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Asparagus Season!

Asparagus Season!

Cynthia Houng | Chef's Blade

Asparagus season is short. The thin, delicate stalks soon mature, and develop a tough exterior and woody core. Here in California, the season starts in late March, and is over by mid-April. Early-season asparagus is easy to prepare — just toss it in an iron skillet with a bit of olive oil (and maybe a few pieces of bacon, for something decadent), and season with salt and pepper.

As the asparagus ages, it loses its sugar and develops a stronger, more pronounced “asparagus” flavor. Then, it’s time to apply some creativity.

I never paid much attention to asparagus until I experienced “spargel saison” in Austria and the South Tyrol. Spring asparagus, through my childhood, was simply a given, something that appeared on the table in early spring and disappeared a few weeks later, replaced by other vegetables. Asparagus typically appeared on our table as a simple stir-fry — young stalks cooked quickly, over high heat, with slivers of pork belly and a clove of crushed garlic.

In Austria (and neighboring regions), asparagus is something to be noticed and celebrated. The mood is festive — for asparagus heralds spring, closing the chapter on a long, cold, and often wet, winter. Asparagus season starts later in Europe–perhaps due to the northern latitude. The first asparagus shoots appear on the market in late May or early June.

We arrived in Fulpmes, a small town just outside of Innsbruck, in late May. The asparagus season was in full swing, and we ate asparagus for lunch and dinner. In retrospect, I am a bit surprised that we didn’t have asparagus for breakfast as well, though perhaps I should be thankful. (We had fresh milk and farm eggs for breakfast instead, with homemade jam and fresh brown rolls.) While in Austria, we had green asparagus, white asparagus, asparagus lightly blanched in a salad, asparagus dressed with olive oil, asparagus in soup/ And when we moved south to the part of the Tyrol included in present-day Italy, we encountered more asparagus. It starred in festivals, in culinary contests, in daily specials. Perhaps it was Stockholm Syndrome, but, by the end of our trip, we found ourselves in love with asparagus.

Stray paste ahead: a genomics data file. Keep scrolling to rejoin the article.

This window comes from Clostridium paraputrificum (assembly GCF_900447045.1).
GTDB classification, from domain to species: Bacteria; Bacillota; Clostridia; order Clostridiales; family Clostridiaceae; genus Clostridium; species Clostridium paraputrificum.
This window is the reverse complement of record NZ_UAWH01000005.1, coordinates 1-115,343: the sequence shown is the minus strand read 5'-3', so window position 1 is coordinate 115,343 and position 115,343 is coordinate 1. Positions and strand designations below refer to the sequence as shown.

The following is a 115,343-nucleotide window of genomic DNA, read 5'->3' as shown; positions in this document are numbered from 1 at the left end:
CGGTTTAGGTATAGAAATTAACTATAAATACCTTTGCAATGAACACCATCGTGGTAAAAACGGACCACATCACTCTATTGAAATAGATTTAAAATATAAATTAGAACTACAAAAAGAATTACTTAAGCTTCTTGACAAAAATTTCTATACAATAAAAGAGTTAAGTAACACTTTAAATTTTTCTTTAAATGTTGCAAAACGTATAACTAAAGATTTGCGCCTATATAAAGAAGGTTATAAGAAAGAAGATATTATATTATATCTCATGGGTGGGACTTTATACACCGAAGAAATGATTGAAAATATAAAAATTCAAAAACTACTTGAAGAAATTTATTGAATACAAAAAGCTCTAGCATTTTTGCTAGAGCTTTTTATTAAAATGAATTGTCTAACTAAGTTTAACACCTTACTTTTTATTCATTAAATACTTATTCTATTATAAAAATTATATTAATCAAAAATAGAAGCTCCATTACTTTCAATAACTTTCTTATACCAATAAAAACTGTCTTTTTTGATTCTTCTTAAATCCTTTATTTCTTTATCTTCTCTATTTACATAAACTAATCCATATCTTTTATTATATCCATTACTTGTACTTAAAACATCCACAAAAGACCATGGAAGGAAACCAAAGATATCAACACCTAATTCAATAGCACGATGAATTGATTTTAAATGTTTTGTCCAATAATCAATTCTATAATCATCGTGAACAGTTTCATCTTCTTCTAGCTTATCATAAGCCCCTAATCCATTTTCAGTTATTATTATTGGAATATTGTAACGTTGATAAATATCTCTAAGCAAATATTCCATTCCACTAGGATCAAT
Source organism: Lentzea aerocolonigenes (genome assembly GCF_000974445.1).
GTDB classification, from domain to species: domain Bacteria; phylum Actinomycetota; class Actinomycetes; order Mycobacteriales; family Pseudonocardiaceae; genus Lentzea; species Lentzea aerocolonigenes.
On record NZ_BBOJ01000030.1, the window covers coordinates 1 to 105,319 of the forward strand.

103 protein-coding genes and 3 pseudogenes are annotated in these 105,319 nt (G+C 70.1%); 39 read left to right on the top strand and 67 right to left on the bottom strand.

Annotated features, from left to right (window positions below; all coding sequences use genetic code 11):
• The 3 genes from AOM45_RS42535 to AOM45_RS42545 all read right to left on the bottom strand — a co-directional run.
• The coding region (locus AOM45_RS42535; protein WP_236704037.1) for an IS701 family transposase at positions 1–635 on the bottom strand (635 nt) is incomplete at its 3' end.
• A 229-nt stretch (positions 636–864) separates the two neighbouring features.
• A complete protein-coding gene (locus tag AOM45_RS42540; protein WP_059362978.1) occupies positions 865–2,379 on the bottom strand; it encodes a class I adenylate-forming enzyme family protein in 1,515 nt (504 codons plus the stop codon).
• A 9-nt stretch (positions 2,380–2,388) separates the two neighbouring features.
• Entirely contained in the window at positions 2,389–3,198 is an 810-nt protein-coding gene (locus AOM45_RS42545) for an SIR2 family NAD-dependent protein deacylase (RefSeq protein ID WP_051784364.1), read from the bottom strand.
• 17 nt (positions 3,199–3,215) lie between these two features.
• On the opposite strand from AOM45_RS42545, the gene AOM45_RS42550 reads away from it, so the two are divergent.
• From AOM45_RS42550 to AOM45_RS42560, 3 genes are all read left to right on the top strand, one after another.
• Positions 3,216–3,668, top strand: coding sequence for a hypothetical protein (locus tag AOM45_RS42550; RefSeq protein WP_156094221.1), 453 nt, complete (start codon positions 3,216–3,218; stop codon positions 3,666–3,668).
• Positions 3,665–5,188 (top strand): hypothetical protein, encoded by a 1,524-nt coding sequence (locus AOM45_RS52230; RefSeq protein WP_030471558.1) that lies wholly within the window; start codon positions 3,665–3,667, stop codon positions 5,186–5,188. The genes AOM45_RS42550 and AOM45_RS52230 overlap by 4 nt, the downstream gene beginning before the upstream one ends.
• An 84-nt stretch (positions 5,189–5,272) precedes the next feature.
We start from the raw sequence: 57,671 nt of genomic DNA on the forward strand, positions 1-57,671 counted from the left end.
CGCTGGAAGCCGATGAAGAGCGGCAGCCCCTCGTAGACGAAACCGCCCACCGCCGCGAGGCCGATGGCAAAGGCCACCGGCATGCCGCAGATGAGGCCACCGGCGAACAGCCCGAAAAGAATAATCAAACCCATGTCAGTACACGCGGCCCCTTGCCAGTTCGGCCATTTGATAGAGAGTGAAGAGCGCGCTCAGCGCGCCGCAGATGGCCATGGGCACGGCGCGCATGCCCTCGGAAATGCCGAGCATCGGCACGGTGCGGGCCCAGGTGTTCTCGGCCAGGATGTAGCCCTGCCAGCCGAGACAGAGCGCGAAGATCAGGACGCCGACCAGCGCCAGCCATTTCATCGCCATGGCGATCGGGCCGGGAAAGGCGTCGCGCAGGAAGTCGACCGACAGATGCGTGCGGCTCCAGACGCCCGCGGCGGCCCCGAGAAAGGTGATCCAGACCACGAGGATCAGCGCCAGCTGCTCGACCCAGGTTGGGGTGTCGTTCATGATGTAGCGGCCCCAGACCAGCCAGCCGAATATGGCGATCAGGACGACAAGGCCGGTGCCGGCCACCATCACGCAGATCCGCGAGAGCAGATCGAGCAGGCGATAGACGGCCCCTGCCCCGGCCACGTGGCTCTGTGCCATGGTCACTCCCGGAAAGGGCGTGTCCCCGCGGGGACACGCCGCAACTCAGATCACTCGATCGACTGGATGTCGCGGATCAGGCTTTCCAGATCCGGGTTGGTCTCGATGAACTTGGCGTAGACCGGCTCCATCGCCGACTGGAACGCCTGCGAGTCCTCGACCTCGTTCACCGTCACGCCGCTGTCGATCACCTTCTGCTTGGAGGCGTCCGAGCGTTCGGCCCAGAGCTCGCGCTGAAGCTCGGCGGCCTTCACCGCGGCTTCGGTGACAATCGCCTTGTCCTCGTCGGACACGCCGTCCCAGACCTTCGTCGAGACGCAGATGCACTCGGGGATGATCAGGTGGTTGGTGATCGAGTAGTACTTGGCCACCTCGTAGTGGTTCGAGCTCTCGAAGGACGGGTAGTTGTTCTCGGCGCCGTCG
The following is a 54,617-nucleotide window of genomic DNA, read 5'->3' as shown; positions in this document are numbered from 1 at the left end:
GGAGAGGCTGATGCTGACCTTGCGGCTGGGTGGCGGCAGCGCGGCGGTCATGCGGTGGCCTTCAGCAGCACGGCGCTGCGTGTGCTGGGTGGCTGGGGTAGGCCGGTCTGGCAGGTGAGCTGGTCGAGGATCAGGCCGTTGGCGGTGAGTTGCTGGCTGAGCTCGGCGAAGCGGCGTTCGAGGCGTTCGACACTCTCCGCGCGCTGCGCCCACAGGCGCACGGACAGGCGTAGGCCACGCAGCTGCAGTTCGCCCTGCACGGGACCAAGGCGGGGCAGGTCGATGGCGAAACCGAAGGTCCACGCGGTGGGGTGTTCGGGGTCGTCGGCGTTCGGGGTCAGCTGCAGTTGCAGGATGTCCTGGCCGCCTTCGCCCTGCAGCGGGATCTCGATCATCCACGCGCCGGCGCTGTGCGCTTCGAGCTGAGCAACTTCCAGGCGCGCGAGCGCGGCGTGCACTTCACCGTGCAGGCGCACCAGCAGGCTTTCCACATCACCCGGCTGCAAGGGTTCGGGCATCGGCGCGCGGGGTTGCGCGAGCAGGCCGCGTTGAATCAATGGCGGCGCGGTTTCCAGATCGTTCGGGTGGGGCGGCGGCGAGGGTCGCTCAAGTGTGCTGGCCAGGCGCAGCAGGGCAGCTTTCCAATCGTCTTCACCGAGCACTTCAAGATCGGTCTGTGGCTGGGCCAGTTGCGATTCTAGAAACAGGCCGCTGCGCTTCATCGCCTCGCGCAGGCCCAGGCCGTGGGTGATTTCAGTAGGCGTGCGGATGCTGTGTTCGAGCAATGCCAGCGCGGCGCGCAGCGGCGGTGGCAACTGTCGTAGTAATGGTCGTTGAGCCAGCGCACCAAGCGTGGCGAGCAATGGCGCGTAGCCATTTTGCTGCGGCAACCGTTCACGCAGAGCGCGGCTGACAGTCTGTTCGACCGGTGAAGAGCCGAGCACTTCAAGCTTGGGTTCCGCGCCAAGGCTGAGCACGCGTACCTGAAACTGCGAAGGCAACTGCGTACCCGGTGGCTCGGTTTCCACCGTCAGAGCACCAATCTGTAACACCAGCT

Today, it’s enough for one to look at the other and mention “spargel,” the German word for asparagus, to conjure the spectrum of asparagus-related dishes that we consumed that spring.

If you should find a bunch of tender young asparagus at your local green market, try the pasta recipe on the next page. While not a perfect recreation of the Tyrolean dishes that capture our hearts, it does bring a bit of the Dolomites to California. This recipe uses green asparagus, instead of the white spargel that is so popular in Europe.

For Cynthia’s version of the Tyrolean pasta and asparagus dish, to the next page >>